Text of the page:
- In 1990, 28 percent of births were to unmarried women. By 2008, that number was 41 percent.
- In 1978, in vitro fertilization was just being pioneered. By 2006, nearly 57,000 babies were born via assisted reproductive technologies.
- In 1960, only 9 percent of children lived in a step-family arrangement. Today, nearly a third do.
Are these statistics proof that the traditional family unit is no longer valued or upheld? Or do they suggest that we're more open to, and benefit from, a variety of family arrangements? We'd like to think the latter is true.
4. More Parent-Child Time
Prior to 1995, mothers spent 12 hours a week with their children. By 2007, that number was 21 for college-educated moms and 16 for those with less education. For dads, the hours more than doubled among the college-educated (from 4.5 hours to 9.6 hours) and nearly doubled among those with less education (from 3.7 to 6.8). While these numbers show that women are still doing the majority of the diapering and doctors' appointments, they also indicate two happier facts: men are taking their parenting duties more seriously and children are getting more time with the grown-ups they love the most.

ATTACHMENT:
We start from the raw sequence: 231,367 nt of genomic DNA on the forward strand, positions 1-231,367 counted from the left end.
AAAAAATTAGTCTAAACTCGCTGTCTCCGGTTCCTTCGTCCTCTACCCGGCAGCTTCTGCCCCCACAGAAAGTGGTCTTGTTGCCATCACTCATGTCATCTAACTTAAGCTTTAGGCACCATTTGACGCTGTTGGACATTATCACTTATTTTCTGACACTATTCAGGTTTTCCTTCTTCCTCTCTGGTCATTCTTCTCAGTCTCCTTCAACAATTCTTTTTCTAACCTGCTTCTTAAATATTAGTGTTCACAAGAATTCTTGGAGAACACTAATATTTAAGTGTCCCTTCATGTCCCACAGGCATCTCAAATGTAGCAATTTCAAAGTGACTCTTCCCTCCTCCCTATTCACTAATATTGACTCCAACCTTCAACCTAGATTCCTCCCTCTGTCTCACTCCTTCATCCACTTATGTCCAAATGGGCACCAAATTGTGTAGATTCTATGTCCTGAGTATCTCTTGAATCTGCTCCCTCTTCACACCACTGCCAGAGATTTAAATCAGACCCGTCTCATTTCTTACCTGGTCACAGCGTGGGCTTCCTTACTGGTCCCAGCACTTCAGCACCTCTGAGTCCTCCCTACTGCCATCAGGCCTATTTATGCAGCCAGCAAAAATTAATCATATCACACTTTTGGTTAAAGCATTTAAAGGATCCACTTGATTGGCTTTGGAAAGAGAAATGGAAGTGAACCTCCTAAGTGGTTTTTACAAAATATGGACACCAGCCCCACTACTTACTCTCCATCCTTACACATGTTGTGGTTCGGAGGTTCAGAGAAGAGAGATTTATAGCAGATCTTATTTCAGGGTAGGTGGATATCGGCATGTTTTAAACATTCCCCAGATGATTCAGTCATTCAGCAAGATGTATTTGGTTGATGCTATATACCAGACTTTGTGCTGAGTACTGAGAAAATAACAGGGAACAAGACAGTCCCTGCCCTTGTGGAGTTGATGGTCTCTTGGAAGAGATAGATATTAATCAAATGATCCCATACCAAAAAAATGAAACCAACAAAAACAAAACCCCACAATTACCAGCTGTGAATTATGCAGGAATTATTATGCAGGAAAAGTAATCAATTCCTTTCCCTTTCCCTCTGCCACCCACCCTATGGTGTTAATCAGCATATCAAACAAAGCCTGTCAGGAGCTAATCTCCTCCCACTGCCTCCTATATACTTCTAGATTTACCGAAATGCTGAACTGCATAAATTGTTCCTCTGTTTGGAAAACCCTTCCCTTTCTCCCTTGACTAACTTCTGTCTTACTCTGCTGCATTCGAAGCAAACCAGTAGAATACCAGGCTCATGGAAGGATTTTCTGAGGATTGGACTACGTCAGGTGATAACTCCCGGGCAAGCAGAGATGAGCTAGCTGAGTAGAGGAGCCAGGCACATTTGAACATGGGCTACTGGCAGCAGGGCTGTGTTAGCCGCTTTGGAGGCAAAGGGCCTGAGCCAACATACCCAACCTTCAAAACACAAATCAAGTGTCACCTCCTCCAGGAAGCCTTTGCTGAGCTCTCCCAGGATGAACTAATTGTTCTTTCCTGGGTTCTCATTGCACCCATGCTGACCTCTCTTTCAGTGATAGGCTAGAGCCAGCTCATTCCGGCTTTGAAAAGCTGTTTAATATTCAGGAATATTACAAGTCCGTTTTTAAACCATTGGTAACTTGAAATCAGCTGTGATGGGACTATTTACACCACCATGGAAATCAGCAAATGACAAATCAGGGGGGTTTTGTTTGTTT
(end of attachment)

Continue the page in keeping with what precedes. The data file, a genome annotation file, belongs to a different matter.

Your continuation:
5. An Increase In Shared Housework
Women still do about two-thirds of the housework in dual-income families, according to the University of Wisconsin National Survey of Families and Households. But men do far more dusting and washing than they used to. In the past fifty years, men's contributions to housework have doubled. And as one might hope, this bodes well for the state of marriage. American couples who share employment and housework responsibilities are less likely to divorce than couples that don't, according to research by Lynn Prince Cooke, of the University of Kent. 5 "Man Chores" That Will Get Him To Do Housework